Name: Meghan Flaherty ‘18

Title: Actuarial Analyst

Employer: Willis Towers Watson (WTW)

Major: Economics B.S.

Minor: Statistics 




What do you enjoy most about your current position?

My favorite part of my position at Willis Towers Watson (WTW) is getting to work on challenging projects alongside senior analysts and consultants every day and getting to see my work go directly to clients. The Arlington office does actuarial work for some of the largest US clients and as an entry-level analyst, or even as an intern, it feels good to know that the work I do on a daily basis is important. WTW has a system that allows even the newest member on a team to work on important tasks. An entry level employee or intern does all the calculations, then a senior analyst will check the math to make sure everything is accurate, and finally a consultant will ensure that the numbers make sense and answer a client’s question. This allows employees at all levels to work with one another directly and contribute to a project. It is nice to work with senior analysts and consultants because they have a lot to teach. This structure really helps create sense of community at the office. I know that if I go to any of the analysts, or consultants with a question about a team project, or an exam I am studying for and they would be more than willing to help.

What is a typical day like?

In order to become an accredited actuary you must take a series of exams (similar to CPA exams). WTW is supportive of their employees who are studying for exams, and has a program that allows analysts to take 8 hours per week during business hours to study for an upcoming exam.  

  • With that said, two days a week, I go to the public library, or find a conference room in the office and spend about 4 hours studying for my next exam.
  • After studying, or on a day I am not studying, I usually attend team meetings, where we discuss upcoming projects and from there I am working with analysts and consultants on those projects.
  • These projects typically involve looking at data received from clients, creating and updating detailed excel workbooks, and using WTW’s in-house software to calculate liabilities and create funding reports. The Arlington office is great because they use a “hoteling” system which means nobody has an assigned seat, but instead you can sit with whatever team you are working on for the day. It is not uncommon for me to switch desks throughout the day to be closer to the team I am working with.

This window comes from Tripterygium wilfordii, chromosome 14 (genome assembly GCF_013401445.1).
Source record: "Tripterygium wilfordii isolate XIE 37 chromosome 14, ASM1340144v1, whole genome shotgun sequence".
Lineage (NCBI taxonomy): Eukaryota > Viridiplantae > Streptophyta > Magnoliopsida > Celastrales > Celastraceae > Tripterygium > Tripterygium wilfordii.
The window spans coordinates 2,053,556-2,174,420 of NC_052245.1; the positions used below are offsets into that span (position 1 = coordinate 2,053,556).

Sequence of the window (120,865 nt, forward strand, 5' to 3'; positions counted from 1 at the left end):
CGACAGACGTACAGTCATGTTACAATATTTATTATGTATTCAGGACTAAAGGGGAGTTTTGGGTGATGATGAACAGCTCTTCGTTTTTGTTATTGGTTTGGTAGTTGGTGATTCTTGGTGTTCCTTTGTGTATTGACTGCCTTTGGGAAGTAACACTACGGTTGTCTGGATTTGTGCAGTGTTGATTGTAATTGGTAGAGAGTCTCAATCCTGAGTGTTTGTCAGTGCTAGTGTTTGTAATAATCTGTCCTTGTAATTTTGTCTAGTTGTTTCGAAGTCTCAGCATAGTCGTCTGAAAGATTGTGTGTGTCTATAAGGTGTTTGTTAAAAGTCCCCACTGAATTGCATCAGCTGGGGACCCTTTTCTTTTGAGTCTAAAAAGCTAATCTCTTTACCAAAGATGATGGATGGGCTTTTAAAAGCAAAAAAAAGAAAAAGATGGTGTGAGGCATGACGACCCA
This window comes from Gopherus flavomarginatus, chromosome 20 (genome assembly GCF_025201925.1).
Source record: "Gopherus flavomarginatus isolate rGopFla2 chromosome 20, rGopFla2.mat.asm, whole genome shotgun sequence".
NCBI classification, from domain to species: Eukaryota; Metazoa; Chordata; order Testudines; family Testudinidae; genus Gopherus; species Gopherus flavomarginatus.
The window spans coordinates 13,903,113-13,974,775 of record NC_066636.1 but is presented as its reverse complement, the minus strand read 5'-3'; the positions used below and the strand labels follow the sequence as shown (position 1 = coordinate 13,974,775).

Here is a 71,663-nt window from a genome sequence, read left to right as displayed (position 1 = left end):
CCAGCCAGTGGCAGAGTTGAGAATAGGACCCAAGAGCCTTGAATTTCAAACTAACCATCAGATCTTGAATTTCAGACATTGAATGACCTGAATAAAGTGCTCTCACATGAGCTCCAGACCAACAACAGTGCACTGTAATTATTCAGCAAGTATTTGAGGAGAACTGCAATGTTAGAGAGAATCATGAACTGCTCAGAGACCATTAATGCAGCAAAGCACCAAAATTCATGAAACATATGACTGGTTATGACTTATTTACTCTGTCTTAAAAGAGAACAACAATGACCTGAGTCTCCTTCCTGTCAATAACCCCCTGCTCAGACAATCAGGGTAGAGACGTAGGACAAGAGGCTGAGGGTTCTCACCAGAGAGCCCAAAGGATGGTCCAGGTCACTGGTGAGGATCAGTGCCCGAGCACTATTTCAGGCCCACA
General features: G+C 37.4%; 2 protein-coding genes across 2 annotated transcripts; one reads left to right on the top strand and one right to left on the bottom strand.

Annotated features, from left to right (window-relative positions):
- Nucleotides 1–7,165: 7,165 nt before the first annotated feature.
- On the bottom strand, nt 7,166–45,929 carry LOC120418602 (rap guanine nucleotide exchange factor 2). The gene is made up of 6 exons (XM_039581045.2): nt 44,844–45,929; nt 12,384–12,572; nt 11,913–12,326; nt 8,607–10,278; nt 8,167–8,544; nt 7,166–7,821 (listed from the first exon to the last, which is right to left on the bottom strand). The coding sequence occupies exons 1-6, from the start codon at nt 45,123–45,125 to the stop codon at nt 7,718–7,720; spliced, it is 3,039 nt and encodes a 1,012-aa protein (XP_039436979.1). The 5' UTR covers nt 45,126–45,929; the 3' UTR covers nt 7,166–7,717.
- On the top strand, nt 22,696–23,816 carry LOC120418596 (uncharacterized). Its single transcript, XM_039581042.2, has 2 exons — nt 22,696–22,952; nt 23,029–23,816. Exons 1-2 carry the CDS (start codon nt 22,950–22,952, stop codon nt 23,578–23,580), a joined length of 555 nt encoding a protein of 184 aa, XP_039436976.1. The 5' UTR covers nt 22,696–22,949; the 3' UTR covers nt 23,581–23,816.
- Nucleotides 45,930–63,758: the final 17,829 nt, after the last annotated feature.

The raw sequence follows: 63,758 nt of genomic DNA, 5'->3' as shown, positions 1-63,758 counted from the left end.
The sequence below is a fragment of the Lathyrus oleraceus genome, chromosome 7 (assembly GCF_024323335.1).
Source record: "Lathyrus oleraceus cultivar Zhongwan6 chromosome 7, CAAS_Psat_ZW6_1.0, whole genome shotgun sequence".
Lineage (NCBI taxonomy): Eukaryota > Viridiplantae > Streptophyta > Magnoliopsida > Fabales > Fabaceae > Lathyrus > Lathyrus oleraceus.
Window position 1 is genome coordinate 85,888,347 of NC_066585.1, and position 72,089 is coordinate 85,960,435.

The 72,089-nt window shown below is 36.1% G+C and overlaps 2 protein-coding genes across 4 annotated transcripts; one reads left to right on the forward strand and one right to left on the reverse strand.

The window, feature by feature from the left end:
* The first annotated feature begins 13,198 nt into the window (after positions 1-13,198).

Which undergraduate experiences did you find most helpful in preparing you for your position?

I found that previous internships helped prepare me the most for my current position. The summer after my freshman and sophomore years of college I had internships in fields not related to the actuarial profession. Even though those were not directly relevant to what I am doing now, they were helpful in the sense that I was able to learn more about being in a professional environment. I became confident in my ability to problem solve when working on a task, and when working with a team on a deliverable that is being sent to the client. Any kind of experience working will definitely help prepare you for a future career!

How has your coursework helped you?

As an Econ major, I took several technical classes that helped make the transition into the role as an analyst easier. I may not realize on a daily basis that I am using the economic principles that I learned throughout college every day, but it has been helpful to have that background. Additionally, I think the courses I have taken helped to make me a more well-rounded person. There is a lot of problem solving in actuarial consulting and because of the classes I took I am can bring a unique perspective to team discussions.

Job/internship advice?

1. If you are looking for an actuarial related position is to begin studying for an exam. Even if you don’t have an exam passed, I think a potential employer would be happy to know that you are committed to the exam process. If you are able to pass an exam or two in college, that is even better!

2. Take advantage of the career fair, and the alumni network the University of Maryland has to offer. I think the internet is flooded with online applications for jobs and internships, but if you can connect with a recruiter or an alumni in person, via email, or on LinkedIn you will have an advantage over the other candidates interested in working for the same company.

3. I think my biggest takeaway from my previous internships is that they don't have to be perfect- they are just a way to help you figure out if you want to start your career in a field. I went into college being certain I wanted to be a teacher, but after an internship working with a financial consultant, I realized I enjoyed working with numbers more than I thought I would enjoy teaching, so something in an office environment would be a better fit for me. You can use an internship as a tool to test drive a potential future career!